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6 of 6 people found the following review helpful
5.0 out of 5 stars Lyrical prose and a musical theme, 2 Dec 2006
This review is from: The Lost Steps (Paperback)
Carpentier's `LS' is the story of an academic and composer who revives a long abandoned project to collect lost and forgotten musical instruments from remote corners of the world. Originally, he and his mistress, a wannabe bohemian trapped in her narrow western mindset, view the trip as little more than a jolly, and decide to fake the instruments rather than actually search for them. However, a revolution in the (unnamed) South American state they find themselves in forces them deeper into the jungle they had been trying to avoid. The composer's distance from the world he is used to awakens a dormant passion for life that forces him to decide between his old life and a new one in the jungle. `TLS' is a real `Heart of Darkness' book, except that civilisation is to be found in the jungle, and it is the cities being left behind where the savages live.

`TLS' is set apart from other similar books by the role played by music in the composer's reawakening. Music, and the composer's attitude to it, is a constant reference point and charts his development as a character. When he hears the refined classical music of Europe in conjunction with the ongoing holocaust, it causes him to doubt traditional definitions of civilisation and progress. The first victim of the coup in the South American town is European Choirmaster, who is shot while defiantly enjoying an almost colonial decadence in the midst of poverty. His shooting is an allegory for the death of the old music in the composer's mind. From then on, his music comes from more natural sources: the sounds of animals, of wind, of running water. Carpentier repeatedly describes the sounds of every new environment the composer encounters, not merely as sounds, but in terms of music. As he gains the ability to hear the music as the world sings it, rather than simply just detached and intellectualised, as it has been tamed by humans, his contempt for his wife and mistress, and for his old life as a whole, grows. This theme, of the rediscovery of natural music, is brilliantly realised by Carpentier, and expertly serves to turn traditional definitions of civilisation on their heads.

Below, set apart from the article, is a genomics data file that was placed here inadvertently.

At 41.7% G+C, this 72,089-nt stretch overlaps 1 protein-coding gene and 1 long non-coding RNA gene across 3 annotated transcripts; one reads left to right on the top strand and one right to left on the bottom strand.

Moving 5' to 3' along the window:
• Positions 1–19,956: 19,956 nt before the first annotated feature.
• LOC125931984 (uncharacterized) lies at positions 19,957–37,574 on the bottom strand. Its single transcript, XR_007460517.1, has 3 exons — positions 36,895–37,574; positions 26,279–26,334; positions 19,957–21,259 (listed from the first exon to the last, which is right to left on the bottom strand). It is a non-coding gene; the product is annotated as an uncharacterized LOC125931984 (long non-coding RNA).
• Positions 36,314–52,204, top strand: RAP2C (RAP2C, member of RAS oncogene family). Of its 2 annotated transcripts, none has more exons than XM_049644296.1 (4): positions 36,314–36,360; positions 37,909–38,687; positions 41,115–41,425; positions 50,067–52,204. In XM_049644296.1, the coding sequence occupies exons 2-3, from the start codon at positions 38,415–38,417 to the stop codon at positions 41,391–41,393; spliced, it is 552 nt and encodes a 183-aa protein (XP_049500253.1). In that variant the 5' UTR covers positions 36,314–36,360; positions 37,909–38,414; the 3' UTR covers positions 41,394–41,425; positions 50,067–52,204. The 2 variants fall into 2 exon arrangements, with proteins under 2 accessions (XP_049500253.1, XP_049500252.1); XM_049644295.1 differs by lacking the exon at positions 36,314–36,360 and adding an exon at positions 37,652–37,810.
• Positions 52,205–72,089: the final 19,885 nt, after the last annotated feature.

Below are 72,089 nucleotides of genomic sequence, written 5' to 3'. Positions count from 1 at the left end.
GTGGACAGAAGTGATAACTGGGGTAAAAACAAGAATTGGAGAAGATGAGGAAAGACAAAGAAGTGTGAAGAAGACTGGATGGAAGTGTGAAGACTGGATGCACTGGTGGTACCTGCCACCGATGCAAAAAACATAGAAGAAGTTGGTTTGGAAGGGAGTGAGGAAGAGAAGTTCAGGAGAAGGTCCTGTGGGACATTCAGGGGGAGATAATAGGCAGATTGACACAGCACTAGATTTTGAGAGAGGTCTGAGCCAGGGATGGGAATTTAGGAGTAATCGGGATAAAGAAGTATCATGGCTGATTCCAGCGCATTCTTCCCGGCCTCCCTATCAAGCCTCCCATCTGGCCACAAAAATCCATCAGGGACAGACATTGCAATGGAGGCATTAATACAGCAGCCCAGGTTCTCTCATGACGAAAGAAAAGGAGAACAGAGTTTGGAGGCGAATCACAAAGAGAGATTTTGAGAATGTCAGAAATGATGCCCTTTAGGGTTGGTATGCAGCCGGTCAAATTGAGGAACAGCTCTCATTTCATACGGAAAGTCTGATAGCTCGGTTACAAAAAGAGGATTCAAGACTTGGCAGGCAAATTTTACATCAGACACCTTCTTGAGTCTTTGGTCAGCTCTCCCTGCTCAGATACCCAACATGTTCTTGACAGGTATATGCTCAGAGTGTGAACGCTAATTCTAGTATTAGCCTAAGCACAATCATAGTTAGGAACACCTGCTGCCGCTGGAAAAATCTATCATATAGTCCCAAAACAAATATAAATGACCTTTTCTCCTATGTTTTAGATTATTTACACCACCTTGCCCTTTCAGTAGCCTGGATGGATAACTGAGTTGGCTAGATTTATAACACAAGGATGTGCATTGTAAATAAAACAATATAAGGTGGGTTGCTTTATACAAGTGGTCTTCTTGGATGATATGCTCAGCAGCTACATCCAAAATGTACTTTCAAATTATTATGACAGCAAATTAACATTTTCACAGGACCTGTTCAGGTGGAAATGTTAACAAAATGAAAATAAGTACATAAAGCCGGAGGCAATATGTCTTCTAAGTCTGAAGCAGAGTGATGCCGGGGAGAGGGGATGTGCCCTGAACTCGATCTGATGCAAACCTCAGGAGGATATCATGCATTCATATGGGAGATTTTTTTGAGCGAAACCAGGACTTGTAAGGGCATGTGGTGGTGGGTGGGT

I have rarely been so completely engrossed in a novel as I was by `TLS'. The writing is as lyrical as a Malcolm Lowry, and flows beautifully on the page. The musical theme is matched by equally musical prose, and the central idea was brilliantly realised, so that I had no problem seeing what Carpentier was trying to achieve, despite its subtlety. `TLS' is world literature at its very best, and a strong recommendation from me.
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4 of 4 people found the following review helpful
5.0 out of 5 stars Retracing the steps of humanity, 27 July 2007
Trevor Coote "Trevor Coote" (Tahiti, French Polynesia) - See all my reviews
This review is from: The Lost Steps (Paperback)